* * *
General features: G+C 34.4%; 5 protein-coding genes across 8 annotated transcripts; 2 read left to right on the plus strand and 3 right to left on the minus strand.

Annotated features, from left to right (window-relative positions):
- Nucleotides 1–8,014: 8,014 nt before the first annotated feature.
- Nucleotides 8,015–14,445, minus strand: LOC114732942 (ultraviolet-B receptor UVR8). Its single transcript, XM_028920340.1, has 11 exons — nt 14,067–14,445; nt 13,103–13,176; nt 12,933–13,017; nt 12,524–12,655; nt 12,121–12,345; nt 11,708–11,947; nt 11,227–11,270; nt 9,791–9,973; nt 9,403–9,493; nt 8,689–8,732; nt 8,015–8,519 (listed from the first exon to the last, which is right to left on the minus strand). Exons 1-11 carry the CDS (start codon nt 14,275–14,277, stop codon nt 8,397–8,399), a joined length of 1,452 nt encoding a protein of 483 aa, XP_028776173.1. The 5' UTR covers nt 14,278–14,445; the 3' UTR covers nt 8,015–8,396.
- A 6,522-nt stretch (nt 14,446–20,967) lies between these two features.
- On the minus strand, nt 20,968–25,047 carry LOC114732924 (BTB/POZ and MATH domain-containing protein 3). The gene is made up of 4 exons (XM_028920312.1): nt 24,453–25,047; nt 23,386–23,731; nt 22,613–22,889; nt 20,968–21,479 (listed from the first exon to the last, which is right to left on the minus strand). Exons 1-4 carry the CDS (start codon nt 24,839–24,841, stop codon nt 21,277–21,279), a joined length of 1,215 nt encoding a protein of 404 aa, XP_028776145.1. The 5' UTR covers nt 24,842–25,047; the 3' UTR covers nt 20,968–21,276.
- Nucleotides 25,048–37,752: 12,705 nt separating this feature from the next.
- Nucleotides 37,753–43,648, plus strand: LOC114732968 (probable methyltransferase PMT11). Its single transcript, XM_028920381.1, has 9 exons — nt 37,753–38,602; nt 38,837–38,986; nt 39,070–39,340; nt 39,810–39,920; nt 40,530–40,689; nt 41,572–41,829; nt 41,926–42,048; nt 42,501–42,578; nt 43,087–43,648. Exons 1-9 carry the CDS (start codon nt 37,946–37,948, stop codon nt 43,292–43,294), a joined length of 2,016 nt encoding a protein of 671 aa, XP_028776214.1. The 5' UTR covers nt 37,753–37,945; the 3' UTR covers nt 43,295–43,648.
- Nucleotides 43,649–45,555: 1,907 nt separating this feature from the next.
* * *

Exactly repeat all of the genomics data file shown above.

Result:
General features: G+C 34.4%; 5 protein-coding genes across 8 annotated transcripts; 2 read left to right on the plus strand and 3 right to left on the minus strand.

Annotated features, from left to right (window-relative positions):
- Nucleotides 1–8,014: 8,014 nt before the first annotated feature.
- Nucleotides 8,015–14,445, minus strand: LOC114732942 (ultraviolet-B receptor UVR8). Its single transcript, XM_028920340.1, has 11 exons — nt 14,067–14,445; nt 13,103–13,176; nt 12,933–13,017; nt 12,524–12,655; nt 12,121–12,345; nt 11,708–11,947; nt 11,227–11,270; nt 9,791–9,973; nt 9,403–9,493; nt 8,689–8,732; nt 8,015–8,519 (listed from the first exon to the last, which is right to left on the minus strand). Exons 1-11 carry the CDS (start codon nt 14,275–14,277, stop codon nt 8,397–8,399), a joined length of 1,452 nt encoding a protein of 483 aa, XP_028776173.1. The 5' UTR covers nt 14,278–14,445; the 3' UTR covers nt 8,015–8,396.
- A 6,522-nt stretch (nt 14,446–20,967) lies between these two features.
- On the minus strand, nt 20,968–25,047 carry LOC114732924 (BTB/POZ and MATH domain-containing protein 3). The gene is made up of 4 exons (XM_028920312.1): nt 24,453–25,047; nt 23,386–23,731; nt 22,613–22,889; nt 20,968–21,479 (listed from the first exon to the last, which is right to left on the minus strand). Exons 1-4 carry the CDS (start codon nt 24,839–24,841, stop codon nt 21,277–21,279), a joined length of 1,215 nt encoding a protein of 404 aa, XP_028776145.1. The 5' UTR covers nt 24,842–25,047; the 3' UTR covers nt 20,968–21,276.
- Nucleotides 25,048–37,752: 12,705 nt separating this feature from the next.
- Nucleotides 37,753–43,648, plus strand: LOC114732968 (probable methyltransferase PMT11). Its single transcript, XM_028920381.1, has 9 exons — nt 37,753–38,602; nt 38,837–38,986; nt 39,070–39,340; nt 39,810–39,920; nt 40,530–40,689; nt 41,572–41,829; nt 41,926–42,048; nt 42,501–42,578; nt 43,087–43,648. Exons 1-9 carry the CDS (start codon nt 37,946–37,948, stop codon nt 43,292–43,294), a joined length of 2,016 nt encoding a protein of 671 aa, XP_028776214.1. The 5' UTR covers nt 37,753–37,945; the 3' UTR covers nt 43,295–43,648.
- Nucleotides 43,649–45,555: 1,907 nt separating this feature from the next.